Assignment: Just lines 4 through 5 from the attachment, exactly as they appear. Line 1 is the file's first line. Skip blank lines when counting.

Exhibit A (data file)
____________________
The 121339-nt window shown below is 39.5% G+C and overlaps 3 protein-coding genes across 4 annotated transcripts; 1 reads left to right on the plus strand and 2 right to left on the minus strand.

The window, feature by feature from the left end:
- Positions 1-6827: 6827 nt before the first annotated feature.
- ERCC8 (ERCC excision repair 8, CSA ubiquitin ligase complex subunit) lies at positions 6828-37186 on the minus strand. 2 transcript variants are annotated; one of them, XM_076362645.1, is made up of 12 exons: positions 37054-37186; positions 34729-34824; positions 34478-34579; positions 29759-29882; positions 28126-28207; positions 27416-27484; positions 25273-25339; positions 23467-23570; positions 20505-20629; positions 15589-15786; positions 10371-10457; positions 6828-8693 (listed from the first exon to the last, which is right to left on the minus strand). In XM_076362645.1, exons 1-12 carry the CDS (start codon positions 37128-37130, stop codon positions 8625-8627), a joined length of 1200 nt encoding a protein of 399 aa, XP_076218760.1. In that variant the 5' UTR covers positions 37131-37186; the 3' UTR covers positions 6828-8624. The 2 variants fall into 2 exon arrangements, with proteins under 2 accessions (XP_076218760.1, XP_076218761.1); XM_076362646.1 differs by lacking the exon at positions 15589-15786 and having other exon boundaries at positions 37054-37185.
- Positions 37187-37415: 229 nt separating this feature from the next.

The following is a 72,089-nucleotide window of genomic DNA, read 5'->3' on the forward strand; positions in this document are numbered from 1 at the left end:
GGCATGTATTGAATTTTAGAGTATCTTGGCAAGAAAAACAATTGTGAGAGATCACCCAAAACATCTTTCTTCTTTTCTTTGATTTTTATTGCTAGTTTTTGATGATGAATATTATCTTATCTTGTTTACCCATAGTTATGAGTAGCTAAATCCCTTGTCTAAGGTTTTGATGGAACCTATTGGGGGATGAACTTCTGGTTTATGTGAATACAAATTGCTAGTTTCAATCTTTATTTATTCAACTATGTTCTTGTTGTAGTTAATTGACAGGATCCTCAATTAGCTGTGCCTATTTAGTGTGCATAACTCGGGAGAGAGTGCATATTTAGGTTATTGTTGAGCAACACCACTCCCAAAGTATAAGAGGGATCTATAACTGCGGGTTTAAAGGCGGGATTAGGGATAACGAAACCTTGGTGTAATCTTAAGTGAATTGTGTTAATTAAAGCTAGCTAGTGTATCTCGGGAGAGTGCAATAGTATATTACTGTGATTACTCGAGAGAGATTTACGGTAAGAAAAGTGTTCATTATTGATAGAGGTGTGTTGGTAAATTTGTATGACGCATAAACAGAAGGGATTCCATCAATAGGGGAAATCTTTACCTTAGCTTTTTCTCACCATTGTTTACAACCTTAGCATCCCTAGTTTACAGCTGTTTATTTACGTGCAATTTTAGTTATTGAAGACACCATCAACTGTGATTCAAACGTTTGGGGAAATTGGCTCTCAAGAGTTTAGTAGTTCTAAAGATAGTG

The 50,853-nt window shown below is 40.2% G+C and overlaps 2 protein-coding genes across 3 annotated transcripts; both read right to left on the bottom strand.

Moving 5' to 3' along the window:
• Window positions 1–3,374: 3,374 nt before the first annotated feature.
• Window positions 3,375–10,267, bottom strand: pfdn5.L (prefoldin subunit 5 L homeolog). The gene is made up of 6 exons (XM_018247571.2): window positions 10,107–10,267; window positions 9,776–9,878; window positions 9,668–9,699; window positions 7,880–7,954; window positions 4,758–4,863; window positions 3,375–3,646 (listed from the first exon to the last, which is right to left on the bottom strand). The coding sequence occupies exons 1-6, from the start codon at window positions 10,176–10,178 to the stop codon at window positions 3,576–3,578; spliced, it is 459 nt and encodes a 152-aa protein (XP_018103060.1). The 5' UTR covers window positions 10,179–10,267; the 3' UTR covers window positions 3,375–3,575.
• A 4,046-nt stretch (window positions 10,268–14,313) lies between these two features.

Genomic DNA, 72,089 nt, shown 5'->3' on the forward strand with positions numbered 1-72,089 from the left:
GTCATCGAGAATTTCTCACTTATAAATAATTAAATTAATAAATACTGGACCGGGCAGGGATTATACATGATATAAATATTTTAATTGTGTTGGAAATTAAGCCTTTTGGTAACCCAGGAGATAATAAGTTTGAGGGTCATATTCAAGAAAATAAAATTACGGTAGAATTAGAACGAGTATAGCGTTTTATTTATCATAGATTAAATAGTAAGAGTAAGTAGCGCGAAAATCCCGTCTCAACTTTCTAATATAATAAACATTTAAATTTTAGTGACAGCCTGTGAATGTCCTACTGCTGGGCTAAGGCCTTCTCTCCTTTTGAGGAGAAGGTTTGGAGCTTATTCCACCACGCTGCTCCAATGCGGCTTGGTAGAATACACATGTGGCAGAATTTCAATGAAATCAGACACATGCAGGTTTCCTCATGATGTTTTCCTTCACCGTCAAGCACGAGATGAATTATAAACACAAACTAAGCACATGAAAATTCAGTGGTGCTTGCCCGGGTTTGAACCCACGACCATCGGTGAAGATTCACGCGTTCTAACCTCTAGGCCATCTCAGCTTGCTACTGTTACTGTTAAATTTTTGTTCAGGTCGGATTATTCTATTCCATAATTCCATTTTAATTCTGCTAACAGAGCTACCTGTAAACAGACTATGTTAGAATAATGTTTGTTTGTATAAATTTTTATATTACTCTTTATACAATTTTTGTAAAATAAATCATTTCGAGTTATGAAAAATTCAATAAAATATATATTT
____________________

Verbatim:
- ERCC8 (ERCC excision repair 8, CSA ubiquitin ligase complex subunit) lies at positions 6828-37186 on the minus strand. 2 transcript variants are annotated; one of them, XM_076362645.1, is made up of 12 exons: positions 37054-37186; positions 34729-34824; positions 34478-34579; positions 29759-29882; positions 28126-28207; positions 27416-27484; positions 25273-25339; positions 23467-23570; positions 20505-20629; positions 15589-15786; positions 10371-10457; positions 6828-8693 (listed from the first exon to the last, which is right to left on the minus strand). In XM_076362645.1, exons 1-12 carry the CDS (start codon positions 37128-37130, stop codon positions 8625-8627), a joined length of 1200 nt encoding a protein of 399 aa, XP_076218760.1. In that variant the 5' UTR covers positions 37131-37186; the 3' UTR covers positions 6828-8624. The 2 variants fall into 2 exon arrangements, with proteins under 2 accessions (XP_076218760.1, XP_076218761.1); XM_076362646.1 differs by lacking the exon at positions 15589-15786 and having other exon boundaries at positions 37054-37185.
- Positions 37187-37415: 229 nt separating this feature from the next.